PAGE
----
PisoTriquetral (PT) Tenderness

Test, Exam and Signs

Description

  • Pisotriquetral (PT) tenderness is related to the pisiform, a carpal sesamoid bone that lies within the flexor carpi ulnaris (FCU) tendon.1 The pisiform holds the triquetrum in position and prevents its subluxation, even in extreme extension. It functions as a fulcrum while transducing strong forearm forces to the hand.2

Pathophysiology

  • PT tenderness may be caused by PT arthritis or posttraumatic arthritis. 
  • Chronic causes of PT tenderness include osteoarthritis, pisotriquetral joint (PTJ) arthrosis or tendinopathy.3

Instructions

  1. Record the patient’s history, including any sports-related injuries. Ask the patient to rate how much pain s/he usually experiences in the affected wrist on a scale from 1 to 10
  2. Check for tenderness, crepitus and pain
  3. Palpate the PT joint by hyperextension loading and radioulnar translation of the pisiform on the triquetrum3
  4. Examine the contralateral wrist for comparison

Variations

  • Consider neurological symptoms, including paresthesias4

Related Signs and Tests

  • Pisiform shear test 1
  • FCU tenderness
  • triangular fibrocartilage complex (TFCC) tenderness
  • Wrist range of motion (ROM)
  • Neurovascular exam
  • Arthroscopy

Diagnostic Performance Characteristics

  • Do not use other patients’ reactions as a comparison, because other patients may have different perceptions of similar tenderness and/or pain
Presentation Photos and Related Diagrams
Pisotriquetral Examination
  • Examine the pisiform triquetral joint for tenderness.  FCU (flexor carpi ulnaris)
    Examining the pisiform triquetral joint for tenderness. FCU (flexor carpi ulnaris)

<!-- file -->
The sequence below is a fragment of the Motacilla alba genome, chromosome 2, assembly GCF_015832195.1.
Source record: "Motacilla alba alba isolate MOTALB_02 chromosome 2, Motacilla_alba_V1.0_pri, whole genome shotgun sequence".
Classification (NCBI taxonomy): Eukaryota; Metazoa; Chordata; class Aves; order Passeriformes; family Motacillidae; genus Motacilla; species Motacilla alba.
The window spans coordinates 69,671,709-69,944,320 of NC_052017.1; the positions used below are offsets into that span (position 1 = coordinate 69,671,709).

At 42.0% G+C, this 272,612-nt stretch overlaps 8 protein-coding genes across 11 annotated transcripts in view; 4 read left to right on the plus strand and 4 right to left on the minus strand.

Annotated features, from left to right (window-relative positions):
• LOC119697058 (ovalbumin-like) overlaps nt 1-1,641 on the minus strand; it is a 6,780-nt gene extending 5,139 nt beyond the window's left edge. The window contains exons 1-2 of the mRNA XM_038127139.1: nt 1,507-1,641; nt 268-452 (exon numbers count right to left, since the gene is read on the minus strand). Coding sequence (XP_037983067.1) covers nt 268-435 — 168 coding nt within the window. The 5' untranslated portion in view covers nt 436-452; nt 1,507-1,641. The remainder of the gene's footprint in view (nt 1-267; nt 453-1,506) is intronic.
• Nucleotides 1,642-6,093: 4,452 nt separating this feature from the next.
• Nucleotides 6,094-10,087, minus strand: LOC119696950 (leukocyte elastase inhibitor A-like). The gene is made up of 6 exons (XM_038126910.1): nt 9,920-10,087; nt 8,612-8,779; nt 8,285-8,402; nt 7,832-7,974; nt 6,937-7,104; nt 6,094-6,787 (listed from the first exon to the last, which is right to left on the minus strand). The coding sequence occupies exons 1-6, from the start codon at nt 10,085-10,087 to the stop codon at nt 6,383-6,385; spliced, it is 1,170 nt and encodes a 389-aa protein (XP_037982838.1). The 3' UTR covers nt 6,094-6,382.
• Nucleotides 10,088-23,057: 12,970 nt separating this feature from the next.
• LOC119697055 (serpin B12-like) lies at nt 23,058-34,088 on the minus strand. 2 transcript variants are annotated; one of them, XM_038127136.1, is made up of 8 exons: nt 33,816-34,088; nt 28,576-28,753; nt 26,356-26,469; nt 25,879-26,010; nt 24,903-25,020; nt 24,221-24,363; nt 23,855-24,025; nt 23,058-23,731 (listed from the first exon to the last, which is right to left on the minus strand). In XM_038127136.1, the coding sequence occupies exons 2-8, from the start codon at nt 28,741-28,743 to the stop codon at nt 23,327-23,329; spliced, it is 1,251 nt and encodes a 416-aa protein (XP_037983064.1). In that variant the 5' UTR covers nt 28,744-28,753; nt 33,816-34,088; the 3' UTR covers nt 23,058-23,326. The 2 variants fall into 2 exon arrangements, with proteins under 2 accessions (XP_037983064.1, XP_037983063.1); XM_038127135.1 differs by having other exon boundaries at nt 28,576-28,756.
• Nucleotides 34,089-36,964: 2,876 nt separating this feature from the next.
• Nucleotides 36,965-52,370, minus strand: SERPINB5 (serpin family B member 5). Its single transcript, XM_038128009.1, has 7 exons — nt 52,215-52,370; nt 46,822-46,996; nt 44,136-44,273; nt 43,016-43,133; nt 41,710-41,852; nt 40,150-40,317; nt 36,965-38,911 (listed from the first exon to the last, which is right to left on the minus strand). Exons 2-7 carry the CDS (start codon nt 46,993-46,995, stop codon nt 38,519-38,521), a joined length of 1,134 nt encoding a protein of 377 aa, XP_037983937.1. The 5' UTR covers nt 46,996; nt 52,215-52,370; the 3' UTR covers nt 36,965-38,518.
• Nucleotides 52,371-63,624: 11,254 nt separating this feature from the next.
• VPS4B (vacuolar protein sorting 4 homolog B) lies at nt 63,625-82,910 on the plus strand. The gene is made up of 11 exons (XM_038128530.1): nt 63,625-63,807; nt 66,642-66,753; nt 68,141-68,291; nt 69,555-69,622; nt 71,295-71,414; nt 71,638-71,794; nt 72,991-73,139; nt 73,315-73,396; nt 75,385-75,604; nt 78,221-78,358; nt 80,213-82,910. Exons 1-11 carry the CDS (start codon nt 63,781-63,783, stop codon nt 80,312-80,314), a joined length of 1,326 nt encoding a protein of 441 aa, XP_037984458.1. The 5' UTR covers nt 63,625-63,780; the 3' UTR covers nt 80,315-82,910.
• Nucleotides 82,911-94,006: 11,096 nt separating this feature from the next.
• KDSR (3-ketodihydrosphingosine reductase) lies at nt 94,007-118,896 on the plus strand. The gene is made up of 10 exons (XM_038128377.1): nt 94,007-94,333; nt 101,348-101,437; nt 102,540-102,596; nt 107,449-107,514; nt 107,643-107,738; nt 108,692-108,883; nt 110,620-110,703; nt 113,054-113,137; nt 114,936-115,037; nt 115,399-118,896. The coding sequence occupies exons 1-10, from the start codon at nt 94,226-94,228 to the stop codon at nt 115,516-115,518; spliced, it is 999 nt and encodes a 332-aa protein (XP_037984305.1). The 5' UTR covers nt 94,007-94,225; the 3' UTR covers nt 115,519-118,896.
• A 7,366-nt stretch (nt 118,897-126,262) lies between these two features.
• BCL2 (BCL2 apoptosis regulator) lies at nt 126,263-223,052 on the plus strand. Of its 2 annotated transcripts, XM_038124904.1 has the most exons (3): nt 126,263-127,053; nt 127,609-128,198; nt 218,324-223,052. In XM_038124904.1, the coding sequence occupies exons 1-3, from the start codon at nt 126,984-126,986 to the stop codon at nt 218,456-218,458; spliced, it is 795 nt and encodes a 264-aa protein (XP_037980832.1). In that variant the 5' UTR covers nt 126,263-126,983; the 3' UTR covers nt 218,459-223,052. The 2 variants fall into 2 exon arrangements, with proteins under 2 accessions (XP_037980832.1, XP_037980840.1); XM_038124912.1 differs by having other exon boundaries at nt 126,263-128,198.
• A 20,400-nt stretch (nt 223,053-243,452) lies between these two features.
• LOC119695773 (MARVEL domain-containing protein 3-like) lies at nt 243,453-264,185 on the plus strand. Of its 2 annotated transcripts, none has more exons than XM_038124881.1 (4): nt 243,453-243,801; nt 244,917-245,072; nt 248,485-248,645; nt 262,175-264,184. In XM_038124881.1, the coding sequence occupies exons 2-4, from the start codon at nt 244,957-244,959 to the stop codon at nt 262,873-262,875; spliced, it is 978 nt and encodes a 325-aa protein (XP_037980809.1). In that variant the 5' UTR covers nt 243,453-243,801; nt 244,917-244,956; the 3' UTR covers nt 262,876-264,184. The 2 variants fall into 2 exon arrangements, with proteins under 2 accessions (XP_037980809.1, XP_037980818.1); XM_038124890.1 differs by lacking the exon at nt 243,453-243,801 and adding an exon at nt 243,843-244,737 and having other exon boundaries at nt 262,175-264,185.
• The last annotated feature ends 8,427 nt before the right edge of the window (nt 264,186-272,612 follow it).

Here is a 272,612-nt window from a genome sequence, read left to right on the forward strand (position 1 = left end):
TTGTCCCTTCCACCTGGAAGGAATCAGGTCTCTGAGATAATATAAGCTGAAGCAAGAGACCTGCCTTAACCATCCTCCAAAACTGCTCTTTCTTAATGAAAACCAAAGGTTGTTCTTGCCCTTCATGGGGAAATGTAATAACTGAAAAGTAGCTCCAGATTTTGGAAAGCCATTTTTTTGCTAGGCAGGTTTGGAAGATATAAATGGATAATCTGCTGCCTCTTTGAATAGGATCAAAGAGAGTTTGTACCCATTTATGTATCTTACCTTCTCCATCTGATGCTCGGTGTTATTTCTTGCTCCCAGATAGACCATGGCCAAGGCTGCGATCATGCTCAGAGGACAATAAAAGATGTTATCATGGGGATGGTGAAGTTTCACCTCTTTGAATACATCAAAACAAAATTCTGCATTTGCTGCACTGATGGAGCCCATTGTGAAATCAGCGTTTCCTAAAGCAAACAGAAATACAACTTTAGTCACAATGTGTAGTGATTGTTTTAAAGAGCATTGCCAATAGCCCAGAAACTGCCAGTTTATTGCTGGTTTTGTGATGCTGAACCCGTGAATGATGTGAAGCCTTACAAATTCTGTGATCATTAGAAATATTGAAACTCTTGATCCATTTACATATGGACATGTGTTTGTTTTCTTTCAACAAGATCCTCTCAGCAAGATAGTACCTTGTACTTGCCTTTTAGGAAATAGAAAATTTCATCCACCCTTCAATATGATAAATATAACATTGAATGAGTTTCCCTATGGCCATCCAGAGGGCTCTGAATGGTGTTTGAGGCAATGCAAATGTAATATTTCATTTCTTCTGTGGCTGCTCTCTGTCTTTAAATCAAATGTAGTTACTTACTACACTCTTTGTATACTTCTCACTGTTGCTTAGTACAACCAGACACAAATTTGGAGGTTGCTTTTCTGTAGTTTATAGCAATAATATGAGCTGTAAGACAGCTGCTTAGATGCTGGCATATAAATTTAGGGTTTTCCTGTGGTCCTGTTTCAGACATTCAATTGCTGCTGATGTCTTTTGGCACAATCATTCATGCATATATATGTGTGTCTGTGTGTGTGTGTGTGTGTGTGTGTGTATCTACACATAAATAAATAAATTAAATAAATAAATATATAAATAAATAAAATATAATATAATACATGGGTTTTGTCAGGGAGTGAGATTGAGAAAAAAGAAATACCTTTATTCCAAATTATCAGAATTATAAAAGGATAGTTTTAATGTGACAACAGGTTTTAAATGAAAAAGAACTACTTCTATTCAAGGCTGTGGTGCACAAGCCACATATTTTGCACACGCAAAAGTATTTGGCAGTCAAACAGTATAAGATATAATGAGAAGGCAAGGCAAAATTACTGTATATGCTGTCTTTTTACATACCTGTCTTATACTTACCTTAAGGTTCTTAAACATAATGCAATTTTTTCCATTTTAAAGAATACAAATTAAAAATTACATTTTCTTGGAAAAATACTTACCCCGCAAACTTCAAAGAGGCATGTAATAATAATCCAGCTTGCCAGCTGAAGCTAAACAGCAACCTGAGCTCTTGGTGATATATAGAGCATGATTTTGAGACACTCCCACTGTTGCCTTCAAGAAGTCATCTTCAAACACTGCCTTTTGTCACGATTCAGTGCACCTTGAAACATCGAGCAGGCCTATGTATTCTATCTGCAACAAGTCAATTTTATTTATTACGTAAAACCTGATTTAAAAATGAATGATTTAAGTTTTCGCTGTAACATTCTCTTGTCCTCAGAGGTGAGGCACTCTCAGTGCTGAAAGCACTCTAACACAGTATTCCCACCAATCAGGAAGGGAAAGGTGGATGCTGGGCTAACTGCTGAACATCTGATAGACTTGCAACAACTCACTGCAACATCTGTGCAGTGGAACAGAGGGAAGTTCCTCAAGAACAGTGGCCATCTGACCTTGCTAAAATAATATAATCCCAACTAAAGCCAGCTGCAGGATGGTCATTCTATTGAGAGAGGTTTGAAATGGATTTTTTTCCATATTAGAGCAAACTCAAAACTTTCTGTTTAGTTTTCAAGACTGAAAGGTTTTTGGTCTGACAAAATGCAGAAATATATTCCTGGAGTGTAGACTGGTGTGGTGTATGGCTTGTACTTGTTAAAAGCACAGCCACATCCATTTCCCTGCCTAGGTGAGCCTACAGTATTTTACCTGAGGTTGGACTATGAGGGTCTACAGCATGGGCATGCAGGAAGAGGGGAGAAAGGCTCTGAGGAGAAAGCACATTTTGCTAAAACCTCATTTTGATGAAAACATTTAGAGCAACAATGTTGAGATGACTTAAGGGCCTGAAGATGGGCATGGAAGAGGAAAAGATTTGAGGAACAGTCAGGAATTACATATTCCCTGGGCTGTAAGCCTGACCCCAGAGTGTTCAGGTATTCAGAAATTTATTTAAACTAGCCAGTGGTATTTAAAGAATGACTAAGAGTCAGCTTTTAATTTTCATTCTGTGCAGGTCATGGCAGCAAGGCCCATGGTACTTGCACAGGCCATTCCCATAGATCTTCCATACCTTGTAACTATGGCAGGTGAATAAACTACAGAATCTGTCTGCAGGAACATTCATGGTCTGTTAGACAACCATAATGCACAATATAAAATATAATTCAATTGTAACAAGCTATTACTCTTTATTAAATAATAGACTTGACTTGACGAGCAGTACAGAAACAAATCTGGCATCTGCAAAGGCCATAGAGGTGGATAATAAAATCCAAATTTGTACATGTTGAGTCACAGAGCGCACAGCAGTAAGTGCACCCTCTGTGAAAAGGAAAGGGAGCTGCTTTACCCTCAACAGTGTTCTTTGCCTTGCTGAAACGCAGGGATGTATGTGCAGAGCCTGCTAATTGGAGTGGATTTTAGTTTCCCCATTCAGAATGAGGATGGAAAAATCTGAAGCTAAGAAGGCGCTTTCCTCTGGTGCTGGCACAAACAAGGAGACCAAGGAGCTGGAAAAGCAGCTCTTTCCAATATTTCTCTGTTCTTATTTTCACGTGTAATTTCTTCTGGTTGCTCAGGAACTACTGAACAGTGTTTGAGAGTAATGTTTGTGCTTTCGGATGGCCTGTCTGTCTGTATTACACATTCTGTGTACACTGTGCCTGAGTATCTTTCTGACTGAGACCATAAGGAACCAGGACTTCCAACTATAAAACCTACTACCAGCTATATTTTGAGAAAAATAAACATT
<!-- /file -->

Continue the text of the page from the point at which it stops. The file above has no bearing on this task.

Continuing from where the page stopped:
Definition of Positive Result
  • A positive result occurs when pressure applied to the PT joint causes increased tenderness. 
Definition of Negative Result
  • A negative result occurs when pressure applied to the PT joint does not cause increased tenderness. 
Comments and Pearls
  • Pisiform excision may relieve pain and help preserve wrist motion and strength.4 
  • In patients who place the wrist in maximal extension, such as gymnasts, it may be best to avoid excision. For treating PT injuries, pisotriquetral arthrodesis may be a useful alternative to excision. 3
Diagnoses Associated with Tests, Exams and Signs
References
  1. Culp R, Jacoby S. Musculoskeletal Examination of the Elbow, Wrist and Hand: Making the Complex Simple. New Jersey: SLACK Incorporated, 2012.
  2. Beckers A, Koebke J. Mechanical strain at the pisotriquetral joint. Clin Anat 1998;11(5):320-6. PMID: 9725576
  3. Abrams R, Tontz W. Pisotriquetral Arthrodesis as an Alternative to Excision for Pisotriquetral Instability in High-Demand Patients: A Case Report in a Gymnast. J Hand Surg 2006;31A:611-4. PMID: 16632056
  4. Campion H, Goad A, Rayan G et al. Pisiform Excision for Pisotriquetral Instability and Arthritis. J Hand Surg Am 2014;39(7):1251-7. PMID: 24855969